A rhodopsin is the functional photoreceptor for phototaxis in the unicellular eukaryote Chlamydomonas

Abstract

Rhodopsin is a visual pigment ubiquitous in multicellular animals. If visual pigments have a common ancient origin, as is believed, then some unicellular organisms might also use a rhodopsin photoreceptor1,2. We show here that the unicellular alga Chlamydomonas does indeed use a rhodopsin photoreceptor. We incorporated analogues of its retinal chromophore into a blind mutant; normal photobehaviour was restored and the colour of maximum sensitivity was shifted in a manner consistent with the nature of the retinal analogue added. The data suggest that 11-cis-retinal is the natural chromophore and that the protein environment of this retinal is similar to that found in bovine rhodopsin, suggesting homology with the rhodopsins of higher organisms. This is the first demonstration of a rhodopsin photoreceptor in an alga or eukaryotic protist and also the first report of behavioural spectral shifts caused by exogenous synthetic retinals in a eukaryote. A survey of the morphology and action spectra of other protists suggests that rhodopsins may be common photoreceptors of chlorophycean, prasinophycean and dinophycean algae. Thus, Chlamydomonas represents a useful new model for studying photoreceptor cells.

Access options

Rent or Buy article

Get time limited or full article access on ReadCube.

from$8.99

All prices are NET prices.

References

  1. 1

    Foster, K. W. & Smyth, R. D. Fedn Proc. 39, 2139 (1980).

  2. 2

    Foster, K. W. & Smyth, R. D. Microbiol. Rev. 44, 572–630 (1980).

  3. 3

    Ehrenberg, C. G. Die Infusionthierchen als Vollkommene Organismen, Leipzig (1838).

  4. 4

    Song, P.-S. Photochem. Photobiol. Rev. 7, 77–140 (1983).

  5. 5

    Greuet, C. Année biol. 21, 97–141 (1982).

  6. 6

    Balogh-Nair, V. & Nakanishi, K. in New Comprehensive Biochemistry Vol. 3 (ed. Tamm, Ch.) (Eisevier, Amsterdam, 1982).

  7. 7

    Balogh-Nair, V. & Nakanishi, K. Meth. Enzym. 88, 496–506 (1982).

  8. 8

    Kropf, A., Whittenberger, B. P., Goff, S. P. & Waggoner, A. S. Expl Eye Res. 17, 591–606 (1973).

  9. 9

    Motto, M. G., Sheves, M., Tsujimoto, K., Balogh-Nair, V. & Nakanishi, K. J. Am. chem. Soc. 102, 7947–7949 (1980).

  10. 10

    Schimz, A., Sperling, W., Ermann, P., Bestmann, H. J. & Hildebrand, E. Photochem. Photobiol. 38, 417–423 (1983).

  11. 11

    Schimz, A., Sperling, W., Hildebrand, E. & Kohler-Hahn, D. Photochem. Photobiol. 36, 193–196 (1982).

  12. 12

    Otto, M. K., Jayaram, M., Hamilton, R. M. & Delbruck, M. Proc. natn. Acad. Sci. U.S.A. 78, 266–269 (1981).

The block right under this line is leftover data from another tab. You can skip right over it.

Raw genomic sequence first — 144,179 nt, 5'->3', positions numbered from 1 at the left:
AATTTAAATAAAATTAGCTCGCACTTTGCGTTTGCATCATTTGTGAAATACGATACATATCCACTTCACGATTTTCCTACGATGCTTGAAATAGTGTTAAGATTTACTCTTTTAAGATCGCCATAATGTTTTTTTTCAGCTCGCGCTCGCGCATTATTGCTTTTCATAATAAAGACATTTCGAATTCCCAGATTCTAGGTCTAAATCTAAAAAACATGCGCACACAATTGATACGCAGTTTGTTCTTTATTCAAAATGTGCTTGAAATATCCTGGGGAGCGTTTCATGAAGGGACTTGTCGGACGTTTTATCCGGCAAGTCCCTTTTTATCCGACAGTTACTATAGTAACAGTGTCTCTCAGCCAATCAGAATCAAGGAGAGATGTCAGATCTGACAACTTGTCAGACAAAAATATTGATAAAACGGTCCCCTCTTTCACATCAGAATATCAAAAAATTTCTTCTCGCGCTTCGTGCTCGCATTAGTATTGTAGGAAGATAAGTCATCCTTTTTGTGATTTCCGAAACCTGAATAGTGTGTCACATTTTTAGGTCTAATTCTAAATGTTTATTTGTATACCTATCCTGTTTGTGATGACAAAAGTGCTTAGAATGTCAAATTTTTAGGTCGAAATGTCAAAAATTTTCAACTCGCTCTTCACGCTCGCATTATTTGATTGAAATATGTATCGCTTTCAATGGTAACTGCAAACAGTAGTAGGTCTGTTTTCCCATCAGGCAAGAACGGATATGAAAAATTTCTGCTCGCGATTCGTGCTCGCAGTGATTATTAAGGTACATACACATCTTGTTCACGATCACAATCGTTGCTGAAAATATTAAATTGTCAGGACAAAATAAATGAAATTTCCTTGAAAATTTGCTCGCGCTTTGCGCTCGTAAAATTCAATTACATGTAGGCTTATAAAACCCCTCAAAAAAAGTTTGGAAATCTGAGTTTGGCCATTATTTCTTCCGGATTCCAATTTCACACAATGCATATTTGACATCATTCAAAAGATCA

13. 13

    Wang, W.-Y. Genetics 91, s134 (1979).

  14. 14

    Knowles, A. & Dartnell, H. J. in The Eye Vol. 2B (ed. Davson, H.) 76 (Academic, New York, 1977).

  15. 15

    Nakanishi, K., Balogh-Nair, V., Arnaboldi, M., Tsujimoto, K. & Honig, B. J. Am. chem. Soc. 102, 7945–7947 (1980).

  16. 16

    Oesterhelt, D. & Stoekenius, W. Nature new Biol. 233, 149–152 (1971).

  17. 17

    Huang, B., Ramanis, Z., Dutcher, S. K. & Luck, D. J. C. Cell 29, 745–753 (1982).

  18. 18

    Straley, S. C. & Bruce, V. G. Pl. Physiol. 63, 1175–1181 (1979).

  19. 19

    Goodenough, J. E., Bruce, V. G. & Carter, A. Biol. Bull. mar. biol. Lab., Woods Hole 161, 371–381 (1981).

  20. 20

    Hoops, H. J. & Witman, G. B. J. Cell Biol. 97, 902–908 (1983).

  21. 21

    Brokaw, C. J. & Luck, D. J. C. Cell Motility 4, 131–150 (1983).

  22. 22

    Nathans, J. & Hogness, D. S. Cell 34, 807–814 (1983).

  23. 23

    Nichelson-Guthrie, C. S. & Hudock, G. A. J. gen. Microbiol. 129, 159–165 (1983).

  24. 24

    Hutner, S. H., Provosoli, L., Schatz, A. & Haskins, C. P. Proc. Am. phil Soc. 94, 152–170 (1950).

  25. 25

    Eslava, A. P., Alvarez, M. I. & Cerdá-Olmedo, E. Eur. J. Biochem. 48, 617–623 (1974).

  26. 26

    Hubbard, R., Brown, P. K. & Bownds, D. Meth. Enzym. 33 C, 615–653 (1971).

  27. 27

    Arnaboldi, M., Motto, M. G., Tsujimoto, K., Balogh-Nair, V. & Nakanishi, K. J. Am. chem. Soc. 101, 7082–7086 (1979).

  28. 28

    Blatz, P. E., Dewhurst, P. B., Balasubramaniyan, V., Balasubramaniyan, P. & Lin, M. Photochem. Photobiol. 11, 1–15 (1970).

  29. 29

    Erickson, J. O. & Blatz, P. E. Vision Res. 8, 1367–1375 (1968).

  30. 30

    Tokunaga, F. & Ebrey, T. G. Biochemistry 17, 1915–1922 (1978).

  31. 31

    Sperling, W. & Schimz, A. Biophys. Struct. Mech. 6, 165–169 (1980).

  32. 32

    Azuma, M., Azuma, K. & Keto, Y. Biochim. biophys. Acta 295, 520–527 (1973).

  33. 33

    Honig, B. et al. J. Am. chem. Soc. 101, 7084–7086 (1979).

  34. 34

    Schletz, K. Z. Pflanzenphysiol 77, 189–211 (1976).

  35. 35

    Litvin, F. F., Sineshchekov, O. A. & Sineshchekov, V. A. Nature 271, 476–478 (1978).

  36. 36

    Halldal, P. Physiologia Pl. 14, 133–139 (1961).

  37. 37

    Forward, R. B. Jr J. Protozool. 21, 312–315 (1974).

  38. 38

    Lack, D. J. L. J. Cell Biol. 98, 789–794 (1984).

Download references

Author information

Rights and permissions

Reprints and Permissions

About this article

Cite this article

Foster, K., Saranak, J., Patel, N. et al. A rhodopsin is the functional photoreceptor for phototaxis in the unicellular eukaryote Chlamydomonas. Nature 311, 756–759 (1984) doi:10.1038/311756a0

Download citation

Further reading

Comments

By submitting a comment you agree to abide by our Terms and Community Guidelines. If you find something abusive or that does not comply with our terms or guidelines please flag it as inappropriate.